Sunday, Mothers' Day, May 10 -For our cruise today we decided to go up the Pocomoke River to visit two small towns we'd read about: Snow Hill and Pocomoke City, MD.

It was a pretty day for travel, the waters were calm...and we saw almost NO CRAB TRAPS!!  Maybe the crabbers take off for Mothers' Day?  We ran straight up the coast and into the Pocomoke Sound, then followed the channel on up to the river.  The channel was really narrow coming in...and shallow on the sides.  Of course the current and the 10-15 wind that had picked up in the sound made for an "eyes to the road" ride.  

But once we got on the river itself we were rewarded with placid waters and spring in Maryland! 


It was a pretty solitary trip up: we saw only about 3 boats the whole time.  Over twenty miles later, and having passed Pocomoke City for the time being, we found an easy spot on the Snow Hill town dock.  The Port of Snow Hill, they call it.  There are two free docks, actually.  One is further down the river by a large public park.  We chose the dock closest to town up by the drawbridge.  There were only two boats on the dock (OOKPIK was one) and plenty of room for many more boats even after we'd docked.  We're right by a smaller park (Lucy has made her mark there) and the public library (beautiful facility!)...and only a block or two from the downtown area.  We have 30 amp electrical hook ups and water available on down the dock.

Our timing for the visit was a little off, though.  Most of the town's restaurants and shops are on a Wednesday-Saturday schedule.  We have enjoyed walking around, though and seeing the neighborhoods...

The Blue Dog Cafe looked very inviting...Maybe the next time we'll be there when they're open.

As in a lot of downtowns, there were lots of store fronts that weren't "taken."  Still, it's a pretty place.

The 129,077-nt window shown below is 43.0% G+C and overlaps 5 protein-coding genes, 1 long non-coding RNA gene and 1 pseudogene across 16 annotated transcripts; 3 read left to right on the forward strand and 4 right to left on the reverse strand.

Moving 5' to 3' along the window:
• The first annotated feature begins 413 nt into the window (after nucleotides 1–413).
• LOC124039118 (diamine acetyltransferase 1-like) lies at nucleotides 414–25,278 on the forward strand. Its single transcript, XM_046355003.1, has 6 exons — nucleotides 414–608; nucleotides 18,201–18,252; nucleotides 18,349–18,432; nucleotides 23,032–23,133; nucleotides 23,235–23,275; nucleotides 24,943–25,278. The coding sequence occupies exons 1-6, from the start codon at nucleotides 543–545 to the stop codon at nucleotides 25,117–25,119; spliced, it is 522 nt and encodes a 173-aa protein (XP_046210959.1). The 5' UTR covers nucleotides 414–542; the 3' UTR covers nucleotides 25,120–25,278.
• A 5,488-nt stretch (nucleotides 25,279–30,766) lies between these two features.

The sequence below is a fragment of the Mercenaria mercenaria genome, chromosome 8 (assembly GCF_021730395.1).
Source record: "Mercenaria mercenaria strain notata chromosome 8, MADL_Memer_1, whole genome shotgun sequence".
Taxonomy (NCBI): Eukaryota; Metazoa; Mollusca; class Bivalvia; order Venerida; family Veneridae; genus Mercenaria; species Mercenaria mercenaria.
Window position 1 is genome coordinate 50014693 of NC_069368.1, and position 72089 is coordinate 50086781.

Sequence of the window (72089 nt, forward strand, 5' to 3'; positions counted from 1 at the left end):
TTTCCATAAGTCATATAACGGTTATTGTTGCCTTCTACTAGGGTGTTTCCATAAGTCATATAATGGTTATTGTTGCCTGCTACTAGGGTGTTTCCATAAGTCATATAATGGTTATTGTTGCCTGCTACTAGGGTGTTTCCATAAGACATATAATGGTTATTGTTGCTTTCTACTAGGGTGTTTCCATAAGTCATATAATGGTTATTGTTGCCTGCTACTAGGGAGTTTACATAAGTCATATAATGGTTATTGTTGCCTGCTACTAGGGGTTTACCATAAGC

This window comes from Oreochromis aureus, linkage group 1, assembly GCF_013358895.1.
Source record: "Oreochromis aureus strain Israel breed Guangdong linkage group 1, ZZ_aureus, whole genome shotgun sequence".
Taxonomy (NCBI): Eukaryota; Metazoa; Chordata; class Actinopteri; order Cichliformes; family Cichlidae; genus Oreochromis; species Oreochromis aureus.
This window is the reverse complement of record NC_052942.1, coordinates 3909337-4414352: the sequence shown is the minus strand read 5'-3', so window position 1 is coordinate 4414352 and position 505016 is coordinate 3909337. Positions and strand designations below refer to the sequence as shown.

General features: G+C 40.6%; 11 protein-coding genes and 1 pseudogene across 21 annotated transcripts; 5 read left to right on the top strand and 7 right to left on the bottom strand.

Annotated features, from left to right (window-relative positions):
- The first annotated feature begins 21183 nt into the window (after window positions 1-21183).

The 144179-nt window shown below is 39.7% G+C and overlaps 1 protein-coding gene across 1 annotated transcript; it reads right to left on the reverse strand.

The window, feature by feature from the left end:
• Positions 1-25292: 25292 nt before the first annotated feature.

Wednesday, May 13 -  Happy Birthday, David!!

We're leaving Snow Hill today and heading on back down the river to Pocomoke City.  OOKPIK, who'd already visited Pocomoke City, said there were actually more "services" here in Snow Hill (grocery, for instance, within half a mile)...but we don't want to get out on the Chesapeake until 
Friday when the winds and waves calm down so we're going to spend a couple of nights in the City.
While in Snow Hill, we did go to the grocery store for a few items and yesterday we washed clothes at a nearby laundromat.

We have noticed that we see way more cars on the street than people.  The road through town that crosses the drawbridge seems always to have traffic, but I bet we've only seen a handful of people on the downtown streets.  Of course, only the banks, offices, and library were open while we were here so there's that.

Later that day... So here we are in Pocomoke City!  At last I can round up this episode with a couple of pictures of our Pocomoke City Municipal Dock surrounds. Like the park next to our dock...

From our back deck, looking towards town and the bridge...

And JOURNEY sitting at the dock with the Pocomoke City Drawbridge in the distance.

It's 4:15 on Wednesday afternoon.  We got here at around 11:30.  We've already taken Lucy in for a grooming appointment and walked to Walmart for a few supplies.  Life is good!  ;-)  Till next time....